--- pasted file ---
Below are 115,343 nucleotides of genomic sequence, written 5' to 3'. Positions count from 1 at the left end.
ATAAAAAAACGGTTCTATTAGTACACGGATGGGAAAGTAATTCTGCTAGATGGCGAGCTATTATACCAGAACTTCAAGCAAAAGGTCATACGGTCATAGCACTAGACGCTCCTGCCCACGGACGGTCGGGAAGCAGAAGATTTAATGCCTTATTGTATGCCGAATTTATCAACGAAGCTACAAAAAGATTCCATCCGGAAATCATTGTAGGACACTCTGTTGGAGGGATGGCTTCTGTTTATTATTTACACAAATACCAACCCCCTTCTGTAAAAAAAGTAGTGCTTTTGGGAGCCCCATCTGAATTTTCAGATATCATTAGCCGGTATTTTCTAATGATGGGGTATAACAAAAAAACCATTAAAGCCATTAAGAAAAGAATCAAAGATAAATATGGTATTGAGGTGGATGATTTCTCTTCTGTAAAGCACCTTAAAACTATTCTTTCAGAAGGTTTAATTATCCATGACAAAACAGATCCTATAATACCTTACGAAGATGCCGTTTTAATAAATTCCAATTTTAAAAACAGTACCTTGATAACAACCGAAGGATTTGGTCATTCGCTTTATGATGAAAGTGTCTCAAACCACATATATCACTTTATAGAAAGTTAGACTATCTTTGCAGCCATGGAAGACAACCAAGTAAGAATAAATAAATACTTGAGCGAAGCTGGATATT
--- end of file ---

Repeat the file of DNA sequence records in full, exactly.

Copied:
Below are 115,343 nucleotides of genomic sequence, written 5' to 3'. Positions count from 1 at the left end.
ATAAAAAAACGGTTCTATTAGTACACGGATGGGAAAGTAATTCTGCTAGATGGCGAGCTATTATACCAGAACTTCAAGCAAAAGGTCATACGGTCATAGCACTAGACGCTCCTGCCCACGGACGGTCGGGAAGCAGAAGATTTAATGCCTTATTGTATGCCGAATTTATCAACGAAGCTACAAAAAGATTCCATCCGGAAATCATTGTAGGACACTCTGTTGGAGGGATGGCTTCTGTTTATTATTTACACAAATACCAACCCCCTTCTGTAAAAAAAGTAGTGCTTTTGGGAGCCCCATCTGAATTTTCAGATATCATTAGCCGGTATTTTCTAATGATGGGGTATAACAAAAAAACCATTAAAGCCATTAAGAAAAGAATCAAAGATAAATATGGTATTGAGGTGGATGATTTCTCTTCTGTAAAGCACCTTAAAACTATTCTTTCAGAAGGTTTAATTATCCATGACAAAACAGATCCTATAATACCTTACGAAGATGCCGTTTTAATAAATTCCAATTTTAAAAACAGTACCTTGATAACAACCGAAGGATTTGGTCATTCGCTTTATGATGAAAGTGTCTCAAACCACATATATCACTTTATAGAAAGTTAGACTATCTTTGCAGCCATGGAAGACAACCAAGTAAGAATAAATAAATACTTGAGCGAAGCTGGATATT